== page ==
El Faro, the cargo ship that tragically sunk on October 1 after it experienced a hull breach near the eye of a hurricane, has resulted in a number of lawsuits from the missing crew’s family and loved ones. The latest federal lawsuit, filed by the wife of Jackie Jones Jr., a mariner who is believed dead, claims that the El Faro had faulty electrical systems, defective satellite equipment, and corroded steel.
Mr. Jones’ wife, Addreisha Shirliea Jones, alleged that the owner of El Faro failed to make the necessary safety and maintenance precautions before negligently sending the cargo ship out to sea as hurricane Joaquin gained strength. This, she claims, not only violates the federal Death on the High Seas Act, but the Jones Act as well, an act that governs domestic shipping.
Cargo shipping is a popular means of transporting goods in the United States, with exports of goods and services of over $2.1 trillion in 2011 alone.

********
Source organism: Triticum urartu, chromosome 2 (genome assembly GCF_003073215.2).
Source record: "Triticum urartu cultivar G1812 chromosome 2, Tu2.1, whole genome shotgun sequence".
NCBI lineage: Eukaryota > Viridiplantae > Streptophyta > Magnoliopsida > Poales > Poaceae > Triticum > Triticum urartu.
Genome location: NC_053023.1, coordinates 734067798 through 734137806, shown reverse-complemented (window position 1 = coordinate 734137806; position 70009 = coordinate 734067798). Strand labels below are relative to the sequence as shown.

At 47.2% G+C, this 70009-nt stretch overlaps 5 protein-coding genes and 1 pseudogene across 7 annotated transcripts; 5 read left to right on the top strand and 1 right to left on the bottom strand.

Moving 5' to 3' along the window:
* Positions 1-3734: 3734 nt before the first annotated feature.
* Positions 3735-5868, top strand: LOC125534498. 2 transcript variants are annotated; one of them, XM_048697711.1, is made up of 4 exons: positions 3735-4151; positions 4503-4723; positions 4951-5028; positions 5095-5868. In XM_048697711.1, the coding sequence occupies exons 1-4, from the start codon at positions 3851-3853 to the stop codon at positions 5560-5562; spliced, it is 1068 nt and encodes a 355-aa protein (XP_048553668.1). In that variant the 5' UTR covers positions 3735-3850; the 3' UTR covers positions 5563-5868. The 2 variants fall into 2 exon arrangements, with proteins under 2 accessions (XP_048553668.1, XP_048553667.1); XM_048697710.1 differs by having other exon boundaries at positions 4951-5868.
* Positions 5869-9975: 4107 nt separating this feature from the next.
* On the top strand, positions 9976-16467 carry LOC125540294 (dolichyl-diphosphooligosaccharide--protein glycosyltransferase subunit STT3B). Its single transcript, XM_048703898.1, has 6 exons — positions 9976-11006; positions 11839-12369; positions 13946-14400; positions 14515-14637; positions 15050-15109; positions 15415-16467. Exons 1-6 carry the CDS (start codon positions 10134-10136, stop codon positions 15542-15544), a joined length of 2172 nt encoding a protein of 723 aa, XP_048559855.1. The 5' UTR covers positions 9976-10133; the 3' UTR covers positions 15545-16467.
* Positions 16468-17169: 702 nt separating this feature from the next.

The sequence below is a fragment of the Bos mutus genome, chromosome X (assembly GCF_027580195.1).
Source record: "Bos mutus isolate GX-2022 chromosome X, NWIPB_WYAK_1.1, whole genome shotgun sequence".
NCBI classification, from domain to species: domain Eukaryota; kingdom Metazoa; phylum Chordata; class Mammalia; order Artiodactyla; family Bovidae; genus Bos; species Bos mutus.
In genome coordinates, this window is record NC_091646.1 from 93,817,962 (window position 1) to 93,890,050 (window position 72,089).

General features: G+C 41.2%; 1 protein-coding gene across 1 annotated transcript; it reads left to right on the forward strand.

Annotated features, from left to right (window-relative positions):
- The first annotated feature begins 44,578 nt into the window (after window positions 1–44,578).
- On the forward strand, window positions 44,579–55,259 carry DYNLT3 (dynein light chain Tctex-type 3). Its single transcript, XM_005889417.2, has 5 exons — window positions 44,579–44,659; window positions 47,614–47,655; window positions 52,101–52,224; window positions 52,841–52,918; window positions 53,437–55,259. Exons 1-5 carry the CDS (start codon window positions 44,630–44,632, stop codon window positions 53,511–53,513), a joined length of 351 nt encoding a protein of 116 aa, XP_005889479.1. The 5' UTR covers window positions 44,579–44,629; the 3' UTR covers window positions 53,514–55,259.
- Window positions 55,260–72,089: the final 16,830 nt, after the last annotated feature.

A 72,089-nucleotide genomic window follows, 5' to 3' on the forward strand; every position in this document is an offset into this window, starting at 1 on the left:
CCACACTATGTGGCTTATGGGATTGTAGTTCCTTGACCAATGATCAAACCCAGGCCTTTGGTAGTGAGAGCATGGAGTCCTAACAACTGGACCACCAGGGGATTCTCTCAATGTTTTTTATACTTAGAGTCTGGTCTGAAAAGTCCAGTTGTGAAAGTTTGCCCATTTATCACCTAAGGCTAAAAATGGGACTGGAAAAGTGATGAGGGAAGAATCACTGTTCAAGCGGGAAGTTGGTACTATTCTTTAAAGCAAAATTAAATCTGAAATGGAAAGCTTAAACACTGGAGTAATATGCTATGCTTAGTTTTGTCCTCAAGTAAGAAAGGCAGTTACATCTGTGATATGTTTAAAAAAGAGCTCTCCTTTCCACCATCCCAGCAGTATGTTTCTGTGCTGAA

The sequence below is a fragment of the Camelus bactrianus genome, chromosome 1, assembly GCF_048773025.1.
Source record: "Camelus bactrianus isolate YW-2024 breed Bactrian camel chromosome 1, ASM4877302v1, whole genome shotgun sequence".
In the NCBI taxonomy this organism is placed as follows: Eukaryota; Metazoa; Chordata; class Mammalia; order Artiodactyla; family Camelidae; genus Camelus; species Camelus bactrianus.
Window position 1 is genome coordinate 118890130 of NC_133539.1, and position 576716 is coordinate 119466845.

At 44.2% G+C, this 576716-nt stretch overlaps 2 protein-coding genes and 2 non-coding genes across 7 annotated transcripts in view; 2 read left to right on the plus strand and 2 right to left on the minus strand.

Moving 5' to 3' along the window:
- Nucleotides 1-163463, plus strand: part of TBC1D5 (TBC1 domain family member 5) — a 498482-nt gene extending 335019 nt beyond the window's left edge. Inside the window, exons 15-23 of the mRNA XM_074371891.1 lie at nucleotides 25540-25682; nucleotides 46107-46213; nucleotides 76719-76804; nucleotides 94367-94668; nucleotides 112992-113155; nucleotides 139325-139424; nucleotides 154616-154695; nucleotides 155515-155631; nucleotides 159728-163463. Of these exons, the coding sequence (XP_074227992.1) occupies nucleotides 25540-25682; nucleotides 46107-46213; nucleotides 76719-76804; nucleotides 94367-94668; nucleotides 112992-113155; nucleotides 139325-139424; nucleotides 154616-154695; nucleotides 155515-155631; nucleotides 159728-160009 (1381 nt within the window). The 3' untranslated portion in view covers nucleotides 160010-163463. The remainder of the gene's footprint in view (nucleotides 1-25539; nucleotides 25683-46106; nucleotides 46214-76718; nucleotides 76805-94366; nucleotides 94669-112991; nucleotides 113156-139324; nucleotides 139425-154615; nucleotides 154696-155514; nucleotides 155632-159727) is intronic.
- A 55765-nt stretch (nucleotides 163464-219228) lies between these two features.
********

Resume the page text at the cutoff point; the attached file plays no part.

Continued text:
But the recently filed lawsuit — joining two others that have been filed since the ship and its passengers went missing — alleges negligence on the part of TOTE Maritime and its affiliate Sea Star Line LLC, the registered owners of El Faro.
According to the Wall Street Journal, the cargo ship was carrying cars and consumer goods to San Juan, Puerto Rico. While the ship was reported to have passed all safety inspections, El Faro was scheduled to have its boilers serviced in early November.
While federal investigators are seeking further evidence by locating the ship’s wreck and attempting to procure its voyage data recorder, the Jones family’s attorney at law reports that information gathered via interviews with former crew is evidence enough.
The lawsuit contains a great deal of evidence, tied with allegations regarding El Faro’s condition. According to interviews, the ship was “routinely overloaded with cargo,” such as vehicles, making the ship especially vulnerable in dangerous situations. Additionally, the ship allegedly failed to have functioning Emergency Position Indicating Radio beacons on board. These are a means of collecting and projecting location data.
After six days of searching for El Faro, the Coast Guard officially called off its search for survivors; all 33 crew members are believed to have died in the sinking.